Introducing Kayla Webb — tutor, mentor, role model, City Year Corps Member and DIRECTV Math Achievement Award winner.

  • Aug 15, 2014

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Not long ago we introduced you to a group of very special young people, the winners of DIRECTV’s first-ever Math Achievement Awards. Each of them had spent twelve months as City Year Corps Members, serving as tutors and mentors to struggling students in high-poverty communities.

What really got our attention was the outstanding impact these folks had as math tutors. So we decided to take a closer look.

With that, we give you Kayla Webb (right).

 

Kayla, tell us a little bit about yourself and what led you to become a City Year Corps Member.

I was born and raised in St. Louis, Missouri. My parents emphasized the importance of education early and often in our household. I remember my younger brother and I playing those JumpStart educational computer games before playing video games. My mother is a high school English teacher so I was blessed with an incredible in-home asset. After high school, I attended Washington University in St. Louis where I studied Psychology and Children’s Studies. During my senior year I decided to forgo my original plan of applying to graduate school immediately after undergraduate and applied to City Year instead. This decision came after realizing how influential my mentors had been in my academic success and wanting to be that mentor for others. I was blessed with different teachers, professors, and coaches throughout my academic career that not only showed interest in me as a student, but as a person. I feel compelled to invest in our youth in the same way my elders invested in me.

 

What can you tell us about the school where you served?

I was very fortunate to serve in UCLA-Community School during the 2013-2014 school year. UCLA-CS is housed in the Robert F. Kennedy Community Schools located in Koreatown. My classroom was a blended class comprised of 4th and 5th grade students. The culture and community of the school were extremely welcoming and proved to be a great atmosphere in which students could learn.

 

What were the highlights and notable challenges you faced as a tutor and mentor at the Robert F. Kennedy Community Schools?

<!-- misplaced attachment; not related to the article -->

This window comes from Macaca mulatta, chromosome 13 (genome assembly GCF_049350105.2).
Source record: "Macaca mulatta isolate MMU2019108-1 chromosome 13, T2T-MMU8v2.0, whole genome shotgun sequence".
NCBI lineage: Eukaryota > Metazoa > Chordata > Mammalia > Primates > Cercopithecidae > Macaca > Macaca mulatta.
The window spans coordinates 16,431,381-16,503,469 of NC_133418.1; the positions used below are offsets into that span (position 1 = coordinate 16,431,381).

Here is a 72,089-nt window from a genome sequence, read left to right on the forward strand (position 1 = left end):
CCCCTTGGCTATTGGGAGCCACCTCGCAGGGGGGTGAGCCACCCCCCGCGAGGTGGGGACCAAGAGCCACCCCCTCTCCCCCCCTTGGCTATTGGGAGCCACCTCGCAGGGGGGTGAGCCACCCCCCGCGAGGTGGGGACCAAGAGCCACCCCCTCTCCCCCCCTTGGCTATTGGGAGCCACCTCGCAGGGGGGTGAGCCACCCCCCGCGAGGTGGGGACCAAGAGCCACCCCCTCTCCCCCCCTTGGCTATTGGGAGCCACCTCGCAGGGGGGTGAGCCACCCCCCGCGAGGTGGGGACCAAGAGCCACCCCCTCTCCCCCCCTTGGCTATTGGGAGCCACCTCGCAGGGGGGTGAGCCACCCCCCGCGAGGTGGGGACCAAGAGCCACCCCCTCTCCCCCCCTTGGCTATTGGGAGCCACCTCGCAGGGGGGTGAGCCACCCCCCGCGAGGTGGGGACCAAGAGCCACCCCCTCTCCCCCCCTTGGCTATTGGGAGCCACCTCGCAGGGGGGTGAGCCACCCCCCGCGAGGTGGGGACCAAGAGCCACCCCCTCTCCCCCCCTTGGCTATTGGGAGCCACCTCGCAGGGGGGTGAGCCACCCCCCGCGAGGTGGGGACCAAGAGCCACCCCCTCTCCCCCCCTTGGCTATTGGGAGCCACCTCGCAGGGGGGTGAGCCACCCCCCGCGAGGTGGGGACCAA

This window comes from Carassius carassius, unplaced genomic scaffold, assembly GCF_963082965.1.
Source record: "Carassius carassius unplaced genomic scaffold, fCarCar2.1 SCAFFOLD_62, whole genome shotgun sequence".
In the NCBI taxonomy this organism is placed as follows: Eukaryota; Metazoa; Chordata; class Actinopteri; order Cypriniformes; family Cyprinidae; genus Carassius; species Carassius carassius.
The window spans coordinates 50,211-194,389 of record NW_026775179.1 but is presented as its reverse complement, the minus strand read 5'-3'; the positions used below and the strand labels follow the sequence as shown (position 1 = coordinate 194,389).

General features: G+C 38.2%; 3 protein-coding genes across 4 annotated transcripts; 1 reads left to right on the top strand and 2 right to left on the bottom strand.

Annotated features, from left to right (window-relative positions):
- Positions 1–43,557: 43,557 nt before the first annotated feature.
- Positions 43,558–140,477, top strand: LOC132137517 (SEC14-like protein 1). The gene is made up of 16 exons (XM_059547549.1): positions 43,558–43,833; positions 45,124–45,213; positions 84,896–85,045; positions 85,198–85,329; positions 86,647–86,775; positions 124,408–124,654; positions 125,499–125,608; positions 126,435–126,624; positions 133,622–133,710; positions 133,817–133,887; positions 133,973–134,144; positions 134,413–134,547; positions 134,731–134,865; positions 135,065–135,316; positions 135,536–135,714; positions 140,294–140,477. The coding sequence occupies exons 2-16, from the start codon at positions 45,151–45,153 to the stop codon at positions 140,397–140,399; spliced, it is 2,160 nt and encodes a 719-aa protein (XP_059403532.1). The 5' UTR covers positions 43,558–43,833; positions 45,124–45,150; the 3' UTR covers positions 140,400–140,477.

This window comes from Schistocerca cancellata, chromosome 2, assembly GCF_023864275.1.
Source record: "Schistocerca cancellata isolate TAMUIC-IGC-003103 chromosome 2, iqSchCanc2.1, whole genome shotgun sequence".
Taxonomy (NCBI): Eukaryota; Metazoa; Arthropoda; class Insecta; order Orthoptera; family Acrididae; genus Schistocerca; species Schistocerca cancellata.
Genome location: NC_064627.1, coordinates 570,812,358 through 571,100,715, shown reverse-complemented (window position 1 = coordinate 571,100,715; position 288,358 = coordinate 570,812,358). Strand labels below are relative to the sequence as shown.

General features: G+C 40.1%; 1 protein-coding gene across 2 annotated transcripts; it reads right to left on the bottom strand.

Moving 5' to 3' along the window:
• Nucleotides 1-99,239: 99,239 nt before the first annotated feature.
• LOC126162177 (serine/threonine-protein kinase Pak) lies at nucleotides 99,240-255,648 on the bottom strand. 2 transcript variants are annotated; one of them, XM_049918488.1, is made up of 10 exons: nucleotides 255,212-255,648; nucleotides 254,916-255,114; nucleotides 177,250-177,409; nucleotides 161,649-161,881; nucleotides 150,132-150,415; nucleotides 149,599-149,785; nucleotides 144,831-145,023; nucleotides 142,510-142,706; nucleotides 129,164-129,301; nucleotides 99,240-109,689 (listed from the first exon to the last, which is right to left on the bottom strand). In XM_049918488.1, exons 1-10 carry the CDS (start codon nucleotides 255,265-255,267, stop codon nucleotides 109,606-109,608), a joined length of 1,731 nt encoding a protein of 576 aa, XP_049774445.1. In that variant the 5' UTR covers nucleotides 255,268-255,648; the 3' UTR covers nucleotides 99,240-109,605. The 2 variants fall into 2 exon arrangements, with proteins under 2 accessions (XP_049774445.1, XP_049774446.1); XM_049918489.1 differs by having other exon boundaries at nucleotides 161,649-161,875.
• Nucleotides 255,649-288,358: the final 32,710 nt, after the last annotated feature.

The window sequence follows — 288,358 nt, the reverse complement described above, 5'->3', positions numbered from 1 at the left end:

I found the students to be overwhelmingly receptive of my support, much to my delight. I was able to connect with my students on a personal level despite being an outsider in their community. I was welcomed and embraced with open arms and the relationships I developed with students and staff impacted me just as much, if not more, than my students.

 

What’s your history with math? Have the concepts always come easily to you, or did you struggle with the subject? Did you have a great math teacher or mentor in your past that influenced your ability to inspire math achievement?

Math is a subject that has always made a lot of sense to me. I didn’t struggle with any concepts until I reached Calculus my senior year of high school. Fortunately, my math teacher, Mr. Spitz, was excellent and he taught my classmates and me a valuable lesson: it’s about the process, not just getting the right answer. Until this point, math was a simple input/output process. He encouraged us to struggle through concepts and processes with the focus on understanding the mechanics instead of a correct final product. He took the sting out of “failure” and cultivated a sense of growing and developing in our skills.

 

What math concept/unit was the most challenging for your students to grasp?

My class spent a great deal of time with fractions and decimals. I noticed that some of my students were struggling with the concept of how many parts make up a whole and tended to group by 10s regardless of the denominator of the fraction (e.g. 10/5 = 1 whole as opposed to 5/5).

 

How did you work with them to develop an understanding of it?